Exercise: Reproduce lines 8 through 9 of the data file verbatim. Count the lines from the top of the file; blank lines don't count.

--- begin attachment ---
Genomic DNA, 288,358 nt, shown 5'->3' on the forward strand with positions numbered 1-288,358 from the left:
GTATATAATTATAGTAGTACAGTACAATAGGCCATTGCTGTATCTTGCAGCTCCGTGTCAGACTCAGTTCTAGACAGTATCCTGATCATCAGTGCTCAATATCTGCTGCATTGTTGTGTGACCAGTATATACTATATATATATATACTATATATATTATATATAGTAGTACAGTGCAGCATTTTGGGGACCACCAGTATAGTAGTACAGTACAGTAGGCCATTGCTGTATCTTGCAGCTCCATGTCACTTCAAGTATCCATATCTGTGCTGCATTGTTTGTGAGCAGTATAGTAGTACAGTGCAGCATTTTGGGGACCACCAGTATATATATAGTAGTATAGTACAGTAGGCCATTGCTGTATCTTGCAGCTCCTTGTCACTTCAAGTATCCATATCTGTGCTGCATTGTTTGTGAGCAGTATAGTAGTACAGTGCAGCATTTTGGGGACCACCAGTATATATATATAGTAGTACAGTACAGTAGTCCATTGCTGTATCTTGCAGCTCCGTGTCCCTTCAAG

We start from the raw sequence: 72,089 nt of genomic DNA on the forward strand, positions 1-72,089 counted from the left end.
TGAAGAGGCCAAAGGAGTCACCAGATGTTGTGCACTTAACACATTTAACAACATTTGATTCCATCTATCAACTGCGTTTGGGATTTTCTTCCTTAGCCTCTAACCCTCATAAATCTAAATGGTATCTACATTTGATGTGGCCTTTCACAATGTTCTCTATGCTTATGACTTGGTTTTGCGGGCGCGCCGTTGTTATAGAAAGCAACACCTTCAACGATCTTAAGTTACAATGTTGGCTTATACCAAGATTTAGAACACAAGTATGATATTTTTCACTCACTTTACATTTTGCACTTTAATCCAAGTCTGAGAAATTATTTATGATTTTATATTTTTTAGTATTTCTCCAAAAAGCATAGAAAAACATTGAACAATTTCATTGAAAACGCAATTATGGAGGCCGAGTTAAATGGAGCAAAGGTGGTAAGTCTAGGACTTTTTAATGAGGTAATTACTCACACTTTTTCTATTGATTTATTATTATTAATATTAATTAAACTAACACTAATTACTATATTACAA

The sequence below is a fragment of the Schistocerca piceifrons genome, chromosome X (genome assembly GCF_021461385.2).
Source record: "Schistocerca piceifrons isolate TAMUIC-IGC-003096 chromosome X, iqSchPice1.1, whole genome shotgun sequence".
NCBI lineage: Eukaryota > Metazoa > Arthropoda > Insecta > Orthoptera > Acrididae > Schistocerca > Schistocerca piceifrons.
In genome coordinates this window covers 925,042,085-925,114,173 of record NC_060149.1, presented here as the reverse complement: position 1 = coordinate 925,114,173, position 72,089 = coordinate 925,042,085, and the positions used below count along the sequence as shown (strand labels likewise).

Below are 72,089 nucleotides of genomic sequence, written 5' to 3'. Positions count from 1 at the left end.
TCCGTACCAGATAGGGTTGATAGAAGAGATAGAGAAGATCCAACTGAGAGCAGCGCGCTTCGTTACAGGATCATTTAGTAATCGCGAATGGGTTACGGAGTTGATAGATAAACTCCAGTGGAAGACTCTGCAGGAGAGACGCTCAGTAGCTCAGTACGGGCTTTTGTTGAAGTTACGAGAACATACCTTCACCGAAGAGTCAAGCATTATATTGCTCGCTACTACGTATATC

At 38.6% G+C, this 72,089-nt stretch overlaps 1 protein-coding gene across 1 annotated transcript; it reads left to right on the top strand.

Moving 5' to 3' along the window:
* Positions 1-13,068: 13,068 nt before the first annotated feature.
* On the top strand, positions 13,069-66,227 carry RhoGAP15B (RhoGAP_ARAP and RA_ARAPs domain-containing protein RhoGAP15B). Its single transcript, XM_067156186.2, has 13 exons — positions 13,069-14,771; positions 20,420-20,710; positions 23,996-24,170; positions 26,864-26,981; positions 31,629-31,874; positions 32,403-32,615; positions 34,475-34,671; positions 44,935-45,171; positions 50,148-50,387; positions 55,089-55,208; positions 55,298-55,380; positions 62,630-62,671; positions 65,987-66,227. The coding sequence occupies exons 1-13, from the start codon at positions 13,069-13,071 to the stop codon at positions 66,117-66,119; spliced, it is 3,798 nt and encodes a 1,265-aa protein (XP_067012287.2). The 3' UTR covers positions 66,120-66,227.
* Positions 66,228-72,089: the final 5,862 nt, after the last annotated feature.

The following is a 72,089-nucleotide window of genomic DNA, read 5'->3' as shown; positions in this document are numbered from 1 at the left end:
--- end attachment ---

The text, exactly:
In genome coordinates this window covers 925,042,085-925,114,173 of record NC_060149.1, presented here as the reverse complement: position 1 = coordinate 925,114,173, position 72,089 = coordinate 925,042,085, and the positions used below count along the sequence as shown (strand labels likewise).

Below are 72,089 nucleotides of genomic sequence, written 5' to 3'. Positions count from 1 at the left end.